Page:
procession from the Edith Cavell Hall to the Society’s
headquarters in Calidonia.
In the early days of the Republic of Panama, the days in which the Westindian presence was much more predominant and important to the growing nation, fraternal and benevolent societies, lodges and clubs were springing up like weeds.
This, however, wasn’t always seen favorably by everyone in the Westindian society. In an interesting editorial in 1930 we are given a glimpse into some of the important issues facing the Westindians and the country they, wittingly or unwittingly, were shaping with their very presence.In a “General Error” the Editor writes:
“A comparatively short while ago when the societies which welcome only the members of the islands they are named for were organized, the idea was opposed by many persons of our community, not excluding ourselves. The societies then styled ‘insular’ later became known as colonial societies, and since then have all grown great in membership and funds, and some have justified their existence by the splendid work they are doing.”
The Editor then goes on to enumerate the chief objections to the formation of these societies, the main objection being that “they would tend to separate a people who were entirely too far apart as it was, and who need(ed) means to weld them together, rather than to emphasize the gulf between them.”
It was further felt that had these associations been established 20 years previous when the bulk of the Westindian labor force was arriving on the Isthmus, they would have served to a much greater advantage in helping their newly arriving brethren. They began forming, the Editor felt, when there was no apparent need for them. Despite opposition to these “colonial” societies they did organize themselves and got to work taking care of their sick, burying their dead (an increasingly important role at the time), and developing other badly needed social programs, and they did it with surprising success.
A commentary from the Jamaica Mutual and Protective Society of Colon, however, stirred controversy and the Editor of the Tribune saw it necessary to respond especially since it was coming from their juvenile branch- something Sidney Young found self-contradictory since “if the JMPSC was For Jamaicans ONLY, where did they get the young Jamaicans to compose the roll of their Juvenile section?” Evidently they admitted the children of Jamaicans born in Panama.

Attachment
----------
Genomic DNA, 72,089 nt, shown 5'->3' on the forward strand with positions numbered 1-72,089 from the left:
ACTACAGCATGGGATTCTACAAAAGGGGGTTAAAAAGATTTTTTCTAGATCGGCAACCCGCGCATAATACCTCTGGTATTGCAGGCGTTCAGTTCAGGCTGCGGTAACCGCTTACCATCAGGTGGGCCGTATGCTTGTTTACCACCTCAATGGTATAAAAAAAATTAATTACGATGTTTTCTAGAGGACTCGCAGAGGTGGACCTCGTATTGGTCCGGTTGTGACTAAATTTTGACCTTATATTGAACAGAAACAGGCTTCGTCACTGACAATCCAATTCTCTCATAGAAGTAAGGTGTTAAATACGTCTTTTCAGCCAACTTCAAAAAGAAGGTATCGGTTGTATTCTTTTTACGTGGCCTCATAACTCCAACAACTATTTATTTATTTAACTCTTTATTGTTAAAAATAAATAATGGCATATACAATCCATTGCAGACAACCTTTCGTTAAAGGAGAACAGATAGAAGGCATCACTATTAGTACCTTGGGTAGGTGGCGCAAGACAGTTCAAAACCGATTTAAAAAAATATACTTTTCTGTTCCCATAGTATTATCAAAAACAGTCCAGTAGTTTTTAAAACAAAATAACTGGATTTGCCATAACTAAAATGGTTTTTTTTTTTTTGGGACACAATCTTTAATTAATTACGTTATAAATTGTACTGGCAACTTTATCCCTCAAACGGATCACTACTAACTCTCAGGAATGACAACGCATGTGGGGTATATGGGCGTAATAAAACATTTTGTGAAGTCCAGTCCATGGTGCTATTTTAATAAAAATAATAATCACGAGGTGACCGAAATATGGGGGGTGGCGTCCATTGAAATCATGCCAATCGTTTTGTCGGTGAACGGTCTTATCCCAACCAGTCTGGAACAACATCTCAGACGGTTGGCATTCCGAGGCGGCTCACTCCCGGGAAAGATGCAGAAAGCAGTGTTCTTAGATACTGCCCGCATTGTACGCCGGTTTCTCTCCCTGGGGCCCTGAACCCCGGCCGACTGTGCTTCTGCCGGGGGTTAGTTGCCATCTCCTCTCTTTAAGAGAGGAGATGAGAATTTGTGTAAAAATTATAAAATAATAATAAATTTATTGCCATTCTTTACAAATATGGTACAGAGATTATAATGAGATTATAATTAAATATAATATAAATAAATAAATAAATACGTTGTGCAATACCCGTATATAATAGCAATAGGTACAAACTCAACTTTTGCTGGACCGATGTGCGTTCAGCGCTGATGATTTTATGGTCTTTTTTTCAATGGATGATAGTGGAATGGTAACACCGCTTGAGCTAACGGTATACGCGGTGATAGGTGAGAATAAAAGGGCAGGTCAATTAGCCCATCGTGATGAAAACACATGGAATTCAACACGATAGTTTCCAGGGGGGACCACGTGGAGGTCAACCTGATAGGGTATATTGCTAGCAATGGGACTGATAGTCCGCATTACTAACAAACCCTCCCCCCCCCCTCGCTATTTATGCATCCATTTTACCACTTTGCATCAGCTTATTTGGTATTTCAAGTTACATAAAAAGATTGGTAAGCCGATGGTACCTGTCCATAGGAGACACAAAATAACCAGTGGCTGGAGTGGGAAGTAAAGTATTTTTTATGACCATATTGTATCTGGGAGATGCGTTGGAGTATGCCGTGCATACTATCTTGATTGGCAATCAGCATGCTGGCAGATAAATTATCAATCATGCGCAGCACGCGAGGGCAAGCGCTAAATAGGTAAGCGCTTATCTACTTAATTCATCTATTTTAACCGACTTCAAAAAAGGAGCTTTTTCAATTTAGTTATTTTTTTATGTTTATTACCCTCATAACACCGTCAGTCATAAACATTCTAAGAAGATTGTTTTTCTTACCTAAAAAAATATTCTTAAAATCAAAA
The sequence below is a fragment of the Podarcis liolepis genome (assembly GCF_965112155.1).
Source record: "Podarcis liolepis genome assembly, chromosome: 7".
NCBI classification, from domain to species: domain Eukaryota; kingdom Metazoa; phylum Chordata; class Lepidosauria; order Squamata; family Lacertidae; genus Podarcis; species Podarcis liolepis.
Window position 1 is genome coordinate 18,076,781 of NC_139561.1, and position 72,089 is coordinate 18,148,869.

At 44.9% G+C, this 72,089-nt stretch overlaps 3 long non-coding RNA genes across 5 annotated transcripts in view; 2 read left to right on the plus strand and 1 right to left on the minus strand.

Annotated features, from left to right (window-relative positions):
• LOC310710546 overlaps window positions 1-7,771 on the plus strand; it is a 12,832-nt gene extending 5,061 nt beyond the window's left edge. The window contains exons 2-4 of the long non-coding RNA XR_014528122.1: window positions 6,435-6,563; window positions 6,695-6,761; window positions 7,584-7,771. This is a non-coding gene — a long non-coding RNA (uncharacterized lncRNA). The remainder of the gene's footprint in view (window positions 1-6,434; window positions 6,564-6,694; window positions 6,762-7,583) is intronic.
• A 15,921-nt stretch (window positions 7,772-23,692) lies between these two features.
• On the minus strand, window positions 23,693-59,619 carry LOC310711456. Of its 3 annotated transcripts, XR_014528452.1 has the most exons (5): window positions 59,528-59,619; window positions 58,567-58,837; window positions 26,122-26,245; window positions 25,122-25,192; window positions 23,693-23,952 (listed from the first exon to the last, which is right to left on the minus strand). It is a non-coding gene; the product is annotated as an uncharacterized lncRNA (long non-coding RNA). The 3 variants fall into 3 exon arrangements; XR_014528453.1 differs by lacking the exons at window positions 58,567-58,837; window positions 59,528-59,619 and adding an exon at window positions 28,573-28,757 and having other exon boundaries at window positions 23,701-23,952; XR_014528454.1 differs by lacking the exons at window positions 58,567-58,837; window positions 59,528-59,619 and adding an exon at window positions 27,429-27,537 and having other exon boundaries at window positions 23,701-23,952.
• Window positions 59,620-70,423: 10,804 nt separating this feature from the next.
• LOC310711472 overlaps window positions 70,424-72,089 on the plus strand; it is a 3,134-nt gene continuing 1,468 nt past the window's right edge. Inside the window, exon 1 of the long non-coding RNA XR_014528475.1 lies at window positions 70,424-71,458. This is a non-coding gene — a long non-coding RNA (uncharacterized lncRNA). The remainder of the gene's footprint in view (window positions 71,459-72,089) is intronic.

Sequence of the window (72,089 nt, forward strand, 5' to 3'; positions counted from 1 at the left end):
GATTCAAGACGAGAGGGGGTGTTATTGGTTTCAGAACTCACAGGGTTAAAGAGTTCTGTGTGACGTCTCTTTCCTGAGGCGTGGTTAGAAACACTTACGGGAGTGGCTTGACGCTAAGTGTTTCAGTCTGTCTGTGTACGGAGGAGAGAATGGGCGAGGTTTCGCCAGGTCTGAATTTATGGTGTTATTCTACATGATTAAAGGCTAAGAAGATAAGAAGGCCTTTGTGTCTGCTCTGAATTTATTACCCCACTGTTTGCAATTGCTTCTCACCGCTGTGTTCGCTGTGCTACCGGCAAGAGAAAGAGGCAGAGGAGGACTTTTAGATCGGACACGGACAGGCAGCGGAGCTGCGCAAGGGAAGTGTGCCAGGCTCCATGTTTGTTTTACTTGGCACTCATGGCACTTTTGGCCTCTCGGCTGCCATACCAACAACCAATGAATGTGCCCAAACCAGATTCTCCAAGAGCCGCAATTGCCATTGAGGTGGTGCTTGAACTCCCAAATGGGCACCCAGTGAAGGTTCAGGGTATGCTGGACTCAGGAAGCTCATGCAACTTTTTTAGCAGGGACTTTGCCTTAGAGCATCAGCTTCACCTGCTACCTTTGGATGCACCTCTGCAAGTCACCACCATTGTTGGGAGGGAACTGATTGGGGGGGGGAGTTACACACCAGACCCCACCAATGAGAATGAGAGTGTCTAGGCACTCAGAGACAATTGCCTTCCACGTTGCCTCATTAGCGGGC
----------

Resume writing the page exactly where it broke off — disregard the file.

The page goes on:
In a letter addressed to the Editor, a Mrs. Linda Smart Chubb the opposition to this insular way of approaching their society by blaming the widespread neglect of Panamanian children of West Indian parentage is the fact that they fail to emphasize to their children that since they have been born in Panama they are “entitled to the rights and privileges and opportunities that this country can afford.”
She further stated that these children were citizens of this country and that when they were grown they would be eligible to “play a part in the scheme of things.” This ignorance that the children were growing up with she blamed on their elders. She blamed the parents and grandparents for not even giving a thought to enrolling their children in the newly emerging government schools in the “face of a minimum of educational advantages in the schools teaching English in the Republic.”
In these schools, she felt, they would have “an opportunity of gaining an education in Spanish, the language of their native land.” She attributed the children’s suffering to the stunted outlook of their parents in tying them down to the customs and training of countries they knew nothing about and would never see.
And, of course, the government of Panama is also at fault for shirking their responsibility in making these educational facilities available to this new group of citizens. Why should they force opportunities on those who do not seek them of their own volition? She urged that the sooner they realized, “like the other foreigners,” that children born in this country are full fledged Panamanian citizens, and entitled to all they can get, the greater will be the field for the rising generation.” The Editor also went on to label “Juvenile West Indian Societies” as “ridiculous,” and while extending temporary aid will only impede the children ultimately.
Mrs. Chubb and Sidney Young make very good points for the early societies to break out of their insularity and adapt to the times and changes inherent in them. But, I will admit that the old immigrants who formed these societies created them with a great deal of wisdom and experience under their belts in what it was like for Black foreigners to be assimilated into a hostile society. After all , they were not “like all the rest of foreigners” in Panama; they were considered by many politicians and oligarchs, and other nationals as “invaders” who would soon make the expected exit out of the country once the precious Canal was built and on its destined path to Glory.
Even the early immigrants could not foresee that the cultural and linguistic contributions could possibly be an advantage to the coming generations and not a hindrance. This we would see in the decades to come.
We shall take a closer look at the multitude of societies organized by these original Silvermen and how they helped the coming generations.
This story continues.